On Sunday, September 05, 1999 11:20 PM "Hal" email@example.com wrote:
> It is interesting to learn that the reason proteins are able to get
> into cells is because they are capable of unfolding. Proteins are
> long linear molecules which fold up into fuzzy balls or other shapes.
> It is when they have their folded-up configurations that they become
> biologically active. But apparently it is necessary that they unfold
> back into their linear form (or something close to it) in order to pass
> through the narrow channels through cell walls. Then the refold once
> the get to the other side.
> This might pose a problem for a nanotech device which wants to make its
> way into the cell. It will not be able to unfold and so will need to
> hack its way through the membrane somehow. Perhaps the upcoming book
> Nanomedicine will include a chapter on breaking and entering.
I see three potential solutions. One would be to have the nanotech device do some sort of contortion such as proteins to, changing shape to fit through, then changing back. (Correct me if I'm wrong, but inside most cells the contents are not just in suspension, but there are also structures and channels which guide molecules about. Inside it's not purely a diffusion-reaction area, right?)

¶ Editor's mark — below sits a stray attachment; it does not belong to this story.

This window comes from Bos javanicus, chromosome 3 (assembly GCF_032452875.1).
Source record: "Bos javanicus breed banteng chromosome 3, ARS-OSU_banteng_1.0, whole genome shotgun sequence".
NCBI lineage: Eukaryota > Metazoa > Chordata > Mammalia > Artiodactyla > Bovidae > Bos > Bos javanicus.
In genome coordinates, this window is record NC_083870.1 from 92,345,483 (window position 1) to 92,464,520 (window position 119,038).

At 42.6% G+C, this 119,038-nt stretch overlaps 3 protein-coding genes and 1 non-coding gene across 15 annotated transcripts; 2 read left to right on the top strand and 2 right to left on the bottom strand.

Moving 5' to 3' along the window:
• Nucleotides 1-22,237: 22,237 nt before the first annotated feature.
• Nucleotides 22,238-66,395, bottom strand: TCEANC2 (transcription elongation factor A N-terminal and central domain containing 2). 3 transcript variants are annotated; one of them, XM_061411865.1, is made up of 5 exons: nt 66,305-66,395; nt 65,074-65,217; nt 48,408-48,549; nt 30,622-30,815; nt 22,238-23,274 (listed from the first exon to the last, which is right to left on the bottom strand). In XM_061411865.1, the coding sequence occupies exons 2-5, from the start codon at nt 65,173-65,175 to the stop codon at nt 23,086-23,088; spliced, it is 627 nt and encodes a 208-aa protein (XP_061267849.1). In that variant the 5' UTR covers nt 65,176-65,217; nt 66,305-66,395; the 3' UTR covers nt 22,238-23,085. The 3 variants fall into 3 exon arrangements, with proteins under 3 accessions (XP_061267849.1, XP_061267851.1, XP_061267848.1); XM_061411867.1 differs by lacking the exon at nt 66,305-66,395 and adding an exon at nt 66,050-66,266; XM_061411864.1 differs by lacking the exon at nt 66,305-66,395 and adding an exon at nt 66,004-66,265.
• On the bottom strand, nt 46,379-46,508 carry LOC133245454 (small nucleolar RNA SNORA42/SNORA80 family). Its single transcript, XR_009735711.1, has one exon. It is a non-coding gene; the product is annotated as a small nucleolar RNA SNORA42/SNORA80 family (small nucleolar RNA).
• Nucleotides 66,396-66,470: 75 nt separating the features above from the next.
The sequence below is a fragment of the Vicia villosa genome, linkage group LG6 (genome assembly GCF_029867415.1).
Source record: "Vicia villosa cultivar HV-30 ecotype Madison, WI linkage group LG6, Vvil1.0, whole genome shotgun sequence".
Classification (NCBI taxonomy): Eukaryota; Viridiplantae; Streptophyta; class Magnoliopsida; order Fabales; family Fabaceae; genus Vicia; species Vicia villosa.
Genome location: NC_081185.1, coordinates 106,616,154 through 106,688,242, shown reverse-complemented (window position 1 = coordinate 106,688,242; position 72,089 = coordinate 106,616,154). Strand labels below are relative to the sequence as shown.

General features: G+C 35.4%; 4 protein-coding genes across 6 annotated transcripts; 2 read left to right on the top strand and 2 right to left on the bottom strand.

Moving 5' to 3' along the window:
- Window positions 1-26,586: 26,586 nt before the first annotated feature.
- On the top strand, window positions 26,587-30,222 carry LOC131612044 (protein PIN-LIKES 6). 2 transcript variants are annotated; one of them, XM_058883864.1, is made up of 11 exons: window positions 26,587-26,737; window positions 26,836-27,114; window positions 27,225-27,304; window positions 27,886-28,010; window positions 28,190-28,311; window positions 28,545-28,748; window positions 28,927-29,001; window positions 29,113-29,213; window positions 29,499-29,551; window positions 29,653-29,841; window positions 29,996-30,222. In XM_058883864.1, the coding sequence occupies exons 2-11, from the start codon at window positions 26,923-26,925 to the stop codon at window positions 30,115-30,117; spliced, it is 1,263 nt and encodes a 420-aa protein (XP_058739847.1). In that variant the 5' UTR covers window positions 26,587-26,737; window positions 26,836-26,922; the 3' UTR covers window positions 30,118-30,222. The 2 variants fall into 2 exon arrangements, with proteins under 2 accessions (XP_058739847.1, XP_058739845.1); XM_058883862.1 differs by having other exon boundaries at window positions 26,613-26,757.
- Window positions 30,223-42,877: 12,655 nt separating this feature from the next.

Another is to have the nanotech device, as Hal puts is, hack it's way through, most like repairing what damage its done (or having another device do the repairs) after it's inside. Of course, there might be areas to break into which are easier to pass through or that repair themselves...
Still another solution might be to create a nanotech "gate" ("nanogate"?) which will allow nanotech devices to pass into and out of cells. (Of course, then we have the problem of how to create such and for some applications such gates would be overdoing it.)
Hope all of you in the States are having a fine holiday!